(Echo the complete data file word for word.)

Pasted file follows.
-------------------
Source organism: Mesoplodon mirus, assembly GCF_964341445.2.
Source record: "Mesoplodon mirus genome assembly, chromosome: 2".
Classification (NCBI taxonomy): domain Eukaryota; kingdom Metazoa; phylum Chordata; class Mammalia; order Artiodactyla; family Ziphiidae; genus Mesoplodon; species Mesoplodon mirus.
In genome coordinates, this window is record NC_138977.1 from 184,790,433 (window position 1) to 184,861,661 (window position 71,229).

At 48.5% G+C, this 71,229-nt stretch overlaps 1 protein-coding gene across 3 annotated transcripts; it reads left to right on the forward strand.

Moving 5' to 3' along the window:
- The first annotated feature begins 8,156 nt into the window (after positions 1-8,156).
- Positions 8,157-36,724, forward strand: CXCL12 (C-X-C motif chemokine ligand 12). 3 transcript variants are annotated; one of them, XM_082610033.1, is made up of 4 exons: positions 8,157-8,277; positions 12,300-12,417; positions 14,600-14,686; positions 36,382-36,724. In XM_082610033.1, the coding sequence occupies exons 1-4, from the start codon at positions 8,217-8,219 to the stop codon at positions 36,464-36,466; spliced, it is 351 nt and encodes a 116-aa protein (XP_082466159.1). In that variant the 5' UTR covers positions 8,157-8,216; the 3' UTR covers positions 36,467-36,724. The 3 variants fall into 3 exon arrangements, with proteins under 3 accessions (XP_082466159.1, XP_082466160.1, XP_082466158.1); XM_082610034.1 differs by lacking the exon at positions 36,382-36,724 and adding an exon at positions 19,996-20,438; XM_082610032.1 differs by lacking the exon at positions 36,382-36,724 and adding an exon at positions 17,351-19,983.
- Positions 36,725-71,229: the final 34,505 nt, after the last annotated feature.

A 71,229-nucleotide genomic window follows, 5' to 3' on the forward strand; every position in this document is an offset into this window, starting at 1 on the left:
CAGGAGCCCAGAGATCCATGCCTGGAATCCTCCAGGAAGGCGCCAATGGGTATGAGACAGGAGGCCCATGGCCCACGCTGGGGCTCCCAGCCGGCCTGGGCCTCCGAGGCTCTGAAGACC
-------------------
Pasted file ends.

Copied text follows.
Source organism: Mesoplodon mirus, assembly GCF_964341445.2.
Source record: "Mesoplodon mirus genome assembly, chromosome: 2".
Classification (NCBI taxonomy): domain Eukaryota; kingdom Metazoa; phylum Chordata; class Mammalia; order Artiodactyla; family Ziphiidae; genus Mesoplodon; species Mesoplodon mirus.
In genome coordinates, this window is record NC_138977.1 from 184,790,433 (window position 1) to 184,861,661 (window position 71,229).

At 48.5% G+C, this 71,229-nt stretch overlaps 1 protein-coding gene across 3 annotated transcripts; it reads left to right on the forward strand.

Moving 5' to 3' along the window:
- The first annotated feature begins 8,156 nt into the window (after positions 1-8,156).
- Positions 8,157-36,724, forward strand: CXCL12 (C-X-C motif chemokine ligand 12). 3 transcript variants are annotated; one of them, XM_082610033.1, is made up of 4 exons: positions 8,157-8,277; positions 12,300-12,417; positions 14,600-14,686; positions 36,382-36,724. In XM_082610033.1, the coding sequence occupies exons 1-4, from the start codon at positions 8,217-8,219 to the stop codon at positions 36,464-36,466; spliced, it is 351 nt and encodes a 116-aa protein (XP_082466159.1). In that variant the 5' UTR covers positions 8,157-8,216; the 3' UTR covers positions 36,467-36,724. The 3 variants fall into 3 exon arrangements, with proteins under 3 accessions (XP_082466159.1, XP_082466160.1, XP_082466158.1); XM_082610034.1 differs by lacking the exon at positions 36,382-36,724 and adding an exon at positions 19,996-20,438; XM_082610032.1 differs by lacking the exon at positions 36,382-36,724 and adding an exon at positions 17,351-19,983.
- Positions 36,725-71,229: the final 34,505 nt, after the last annotated feature.

A 71,229-nucleotide genomic window follows, 5' to 3' on the forward strand; every position in this document is an offset into this window, starting at 1 on the left:
CAGGAGCCCAGAGATCCATGCCTGGAATCCTCCAGGAAGGCGCCAATGGGTATGAGACAGGAGGCCCATGGCCCACGCTGGGGCTCCCAGCCGGCCTGGGCCTCCGAGGCTCTGAAGACC